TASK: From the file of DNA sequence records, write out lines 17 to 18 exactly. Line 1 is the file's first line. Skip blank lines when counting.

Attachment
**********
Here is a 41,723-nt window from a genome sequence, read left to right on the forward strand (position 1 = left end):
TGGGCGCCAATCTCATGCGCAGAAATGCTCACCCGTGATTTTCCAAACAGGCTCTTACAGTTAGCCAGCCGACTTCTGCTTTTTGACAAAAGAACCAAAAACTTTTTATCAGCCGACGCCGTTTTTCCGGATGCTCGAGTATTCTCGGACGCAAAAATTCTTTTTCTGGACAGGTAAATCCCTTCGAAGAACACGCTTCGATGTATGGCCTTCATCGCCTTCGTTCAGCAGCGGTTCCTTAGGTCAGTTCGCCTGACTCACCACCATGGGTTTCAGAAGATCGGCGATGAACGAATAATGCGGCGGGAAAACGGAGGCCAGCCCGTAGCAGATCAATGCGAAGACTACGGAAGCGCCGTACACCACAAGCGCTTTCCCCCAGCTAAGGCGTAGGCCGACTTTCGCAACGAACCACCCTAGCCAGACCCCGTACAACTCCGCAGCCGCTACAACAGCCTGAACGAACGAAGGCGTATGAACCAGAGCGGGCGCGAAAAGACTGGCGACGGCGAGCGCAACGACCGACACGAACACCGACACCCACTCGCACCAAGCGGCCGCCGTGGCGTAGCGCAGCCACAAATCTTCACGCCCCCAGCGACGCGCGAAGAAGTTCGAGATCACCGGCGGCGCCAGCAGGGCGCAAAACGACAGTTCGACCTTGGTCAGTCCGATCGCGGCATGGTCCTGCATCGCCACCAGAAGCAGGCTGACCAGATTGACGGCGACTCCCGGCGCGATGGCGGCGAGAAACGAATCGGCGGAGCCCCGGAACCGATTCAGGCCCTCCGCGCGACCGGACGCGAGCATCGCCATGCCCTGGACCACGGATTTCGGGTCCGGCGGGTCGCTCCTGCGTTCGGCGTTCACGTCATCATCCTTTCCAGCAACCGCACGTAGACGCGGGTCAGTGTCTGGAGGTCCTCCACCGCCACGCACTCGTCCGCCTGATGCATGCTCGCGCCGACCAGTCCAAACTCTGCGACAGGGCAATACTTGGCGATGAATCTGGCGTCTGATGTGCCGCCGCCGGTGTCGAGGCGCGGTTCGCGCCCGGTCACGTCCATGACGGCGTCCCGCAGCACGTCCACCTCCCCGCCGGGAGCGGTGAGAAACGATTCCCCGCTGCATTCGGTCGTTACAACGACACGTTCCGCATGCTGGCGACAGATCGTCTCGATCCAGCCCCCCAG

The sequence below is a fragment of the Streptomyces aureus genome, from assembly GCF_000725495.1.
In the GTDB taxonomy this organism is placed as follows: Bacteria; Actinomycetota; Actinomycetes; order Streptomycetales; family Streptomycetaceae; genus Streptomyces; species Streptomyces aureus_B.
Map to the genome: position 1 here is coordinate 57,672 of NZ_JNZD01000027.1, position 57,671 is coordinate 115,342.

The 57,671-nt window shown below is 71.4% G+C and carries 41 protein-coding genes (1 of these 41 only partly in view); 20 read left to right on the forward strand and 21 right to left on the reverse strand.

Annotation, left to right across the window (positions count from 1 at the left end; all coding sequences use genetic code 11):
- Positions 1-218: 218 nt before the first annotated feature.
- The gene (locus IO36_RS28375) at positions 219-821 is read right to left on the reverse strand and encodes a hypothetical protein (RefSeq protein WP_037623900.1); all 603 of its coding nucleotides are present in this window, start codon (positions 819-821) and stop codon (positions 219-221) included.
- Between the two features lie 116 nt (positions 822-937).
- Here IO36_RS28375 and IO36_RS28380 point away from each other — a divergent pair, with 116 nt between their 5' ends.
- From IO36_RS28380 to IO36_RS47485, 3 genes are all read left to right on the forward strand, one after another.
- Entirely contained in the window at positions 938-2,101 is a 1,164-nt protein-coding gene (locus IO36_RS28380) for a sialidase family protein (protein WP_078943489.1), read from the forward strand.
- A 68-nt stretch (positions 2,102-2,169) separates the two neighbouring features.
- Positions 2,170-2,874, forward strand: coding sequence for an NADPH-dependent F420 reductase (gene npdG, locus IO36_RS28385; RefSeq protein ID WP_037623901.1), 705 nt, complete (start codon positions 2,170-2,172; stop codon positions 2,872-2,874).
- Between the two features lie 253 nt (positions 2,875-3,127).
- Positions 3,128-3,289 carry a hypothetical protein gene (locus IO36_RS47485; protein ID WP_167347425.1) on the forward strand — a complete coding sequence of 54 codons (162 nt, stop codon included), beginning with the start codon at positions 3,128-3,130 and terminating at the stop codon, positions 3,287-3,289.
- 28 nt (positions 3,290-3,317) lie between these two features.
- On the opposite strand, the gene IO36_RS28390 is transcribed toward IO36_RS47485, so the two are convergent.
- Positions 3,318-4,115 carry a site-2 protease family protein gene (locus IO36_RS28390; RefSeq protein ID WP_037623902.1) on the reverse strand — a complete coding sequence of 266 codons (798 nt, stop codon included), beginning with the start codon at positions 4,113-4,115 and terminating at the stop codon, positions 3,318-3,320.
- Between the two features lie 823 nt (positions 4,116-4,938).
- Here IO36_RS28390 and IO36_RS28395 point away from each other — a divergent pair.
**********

- Positions 3,128-3,289 carry a hypothetical protein gene (locus IO36_RS47485; protein ID WP_167347425.1) on the forward strand — a complete coding sequence of 54 codons (162 nt, stop codon included), beginning with the start codon at positions 3,128-3,130 and terminating at the stop codon, positions 3,287-3,289.
- 28 nt (positions 3,290-3,317) lie between these two features.